During menopause, the cyclical function of the ovaries, which produce the female body's hormones (estrogens and progestins), ceases. This marks the beginning of a time in a woman's life colloquially referred to as "the menopause." This expression paraphrases very well what happens during this time: It is a phase of hormonal change in the female body, similar to puberty or even pregnancy. Menopause is a phase in which the body changes and needs support.


The menopause is also completed at some point. It is not possible to predict exactly when this point in time will be reached for an individual woman. For most women, menopause begins around the age of 50 (+/- 2 years). The changeover phase is completed in the mid to late 50s. Not all women experience this transition phase as something negative and highly stressful, associated with complaints such as hot flashes or sleep disturbances. If this is the case, the transition phase can be eased and any discomfort that may occur can be eliminated.


However, the estrogen deficiency that starts during menopause does not only result in discomfort that passes after a few years. It can also have a significant impact on other organ systems - such as skin and hair, bone metabolism, cardiovascular system or the brain. Osteoporosis in older and elderly women, for example, is often caused by this estrogen deficiency.


The causes of physical changes during menopause can be described as follows: Estrogen production by the ovaries is involved in a complicated hormonal regulatory mechanism controlled by the diencephalon, the pituitary gland (hypophysis), and the woman's ovaries (gonads).

After the ovaries have provided a fertilizable egg every month since the onset of sexual maturity, this ability expires with age. This time is reached earlier in one woman and later in another. The first, measurable sign of this change in hormone balance after age 40 is a decline in progesterone production due to delayed or absent ovulation. Later than progesterone production - around age 45 - estrogen production also declines.

Decrease in the production of the two most important female sex hormones with increasing age.


The first sign of this hormonal change is usually an irregular cycle due to the reduced production of progesterone in the corpus luteum. Therefore, at the beginning of menopause, it can often be sufficient to compensate for the lack of corpus luteum hormone by externally supplied progestogen. Somewhat later, the ovaries gradually lose their ability to produce estrogen. If the estrogen level in the blood drops, the uterine lining can no longer be built up sufficiently, and menstrual bleeding stops. The last natural bleeding is also called "menopause".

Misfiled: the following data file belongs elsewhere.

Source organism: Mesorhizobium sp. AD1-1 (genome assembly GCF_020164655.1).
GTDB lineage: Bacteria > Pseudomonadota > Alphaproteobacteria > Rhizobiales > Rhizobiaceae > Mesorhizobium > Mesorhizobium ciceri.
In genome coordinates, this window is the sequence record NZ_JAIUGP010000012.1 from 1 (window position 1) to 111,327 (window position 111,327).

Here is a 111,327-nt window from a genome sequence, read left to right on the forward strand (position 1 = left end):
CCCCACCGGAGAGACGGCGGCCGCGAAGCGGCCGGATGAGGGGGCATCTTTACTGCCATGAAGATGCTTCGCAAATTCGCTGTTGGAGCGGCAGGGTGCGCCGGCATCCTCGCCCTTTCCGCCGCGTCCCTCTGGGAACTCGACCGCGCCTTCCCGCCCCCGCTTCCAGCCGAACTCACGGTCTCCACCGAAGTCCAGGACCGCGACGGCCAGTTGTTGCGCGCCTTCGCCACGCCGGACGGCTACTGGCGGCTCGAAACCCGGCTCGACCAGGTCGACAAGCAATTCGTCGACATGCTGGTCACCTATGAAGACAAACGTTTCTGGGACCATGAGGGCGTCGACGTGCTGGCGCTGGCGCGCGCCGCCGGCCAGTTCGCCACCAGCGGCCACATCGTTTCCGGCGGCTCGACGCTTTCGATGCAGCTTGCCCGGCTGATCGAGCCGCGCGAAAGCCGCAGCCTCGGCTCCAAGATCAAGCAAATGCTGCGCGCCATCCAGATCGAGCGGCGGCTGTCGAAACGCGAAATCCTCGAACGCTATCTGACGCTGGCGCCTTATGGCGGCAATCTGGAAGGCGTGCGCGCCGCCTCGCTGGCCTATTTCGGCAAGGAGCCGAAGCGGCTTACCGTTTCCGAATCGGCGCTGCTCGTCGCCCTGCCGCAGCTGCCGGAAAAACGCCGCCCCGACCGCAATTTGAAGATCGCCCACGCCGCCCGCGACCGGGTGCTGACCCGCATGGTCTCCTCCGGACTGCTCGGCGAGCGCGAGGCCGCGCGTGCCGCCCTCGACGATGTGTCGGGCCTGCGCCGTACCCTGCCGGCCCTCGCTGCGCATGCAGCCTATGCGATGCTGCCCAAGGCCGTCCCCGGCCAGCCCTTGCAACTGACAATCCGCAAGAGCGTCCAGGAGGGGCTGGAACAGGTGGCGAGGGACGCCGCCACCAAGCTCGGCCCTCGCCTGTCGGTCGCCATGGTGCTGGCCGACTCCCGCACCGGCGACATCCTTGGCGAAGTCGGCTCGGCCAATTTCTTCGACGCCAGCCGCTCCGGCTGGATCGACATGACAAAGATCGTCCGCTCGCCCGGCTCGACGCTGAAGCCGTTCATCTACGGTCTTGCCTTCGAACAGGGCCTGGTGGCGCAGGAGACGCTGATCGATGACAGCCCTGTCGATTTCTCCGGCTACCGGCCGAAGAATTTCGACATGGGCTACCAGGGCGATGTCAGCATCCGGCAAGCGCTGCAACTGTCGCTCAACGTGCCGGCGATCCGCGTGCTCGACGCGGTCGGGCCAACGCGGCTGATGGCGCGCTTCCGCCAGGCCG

When the ovaries stop functioning varies greatly from individual to individual and can begin relatively early.

Most women have their last natural bleeding at the age of 50 (+/-2).


In our practice we offer the following therapies:



In addition to hormone replacement therapy with medication, you can also do a lot for yourself to keep yourself in good mental and physical condition. Do what you enjoy: pursue your hobbies, interests and inclinations and give your life content that satisfies and fills you. Rediscover the world for yourself - maybe now is the time!


Your diet should be balanced. As you surely know, this means: lots of salad and vegetables and little fat, especially little animal fats. With regard to your bone metabolism, it certainly makes sense to add milk and dairy products to your diet now at the latest, as they contain calcium, which is urgently needed for bone metabolism. Here, too, you should make sure to choose low-fat dairy products.


Apart from the fun of exercise, which makes everyday ailments fade into the background, regular gymnastics is important for maintaining physical well-being and mobility. Gymnastics improves blood circulation, stimulates the function of all important organs and is important for toned abdominal and pelvic muscles and their elasticity. It trains the muscles and stabilizes the bones. This applies to any age.



Kohlrainstrasse 10
8700 Küsnacht (Zurich)

Phone +41 44 912 25 25

Opening hours

Monday08.00 - 12.00 | 13.30 - 16.30
Tuesday08.00 - 12.00 | 13.30 - 16.30
Wednesday08.00 - 15.00
Thursday08.00 - 12.00 | 13.30 - 16.30
Friday08.00 - 15.00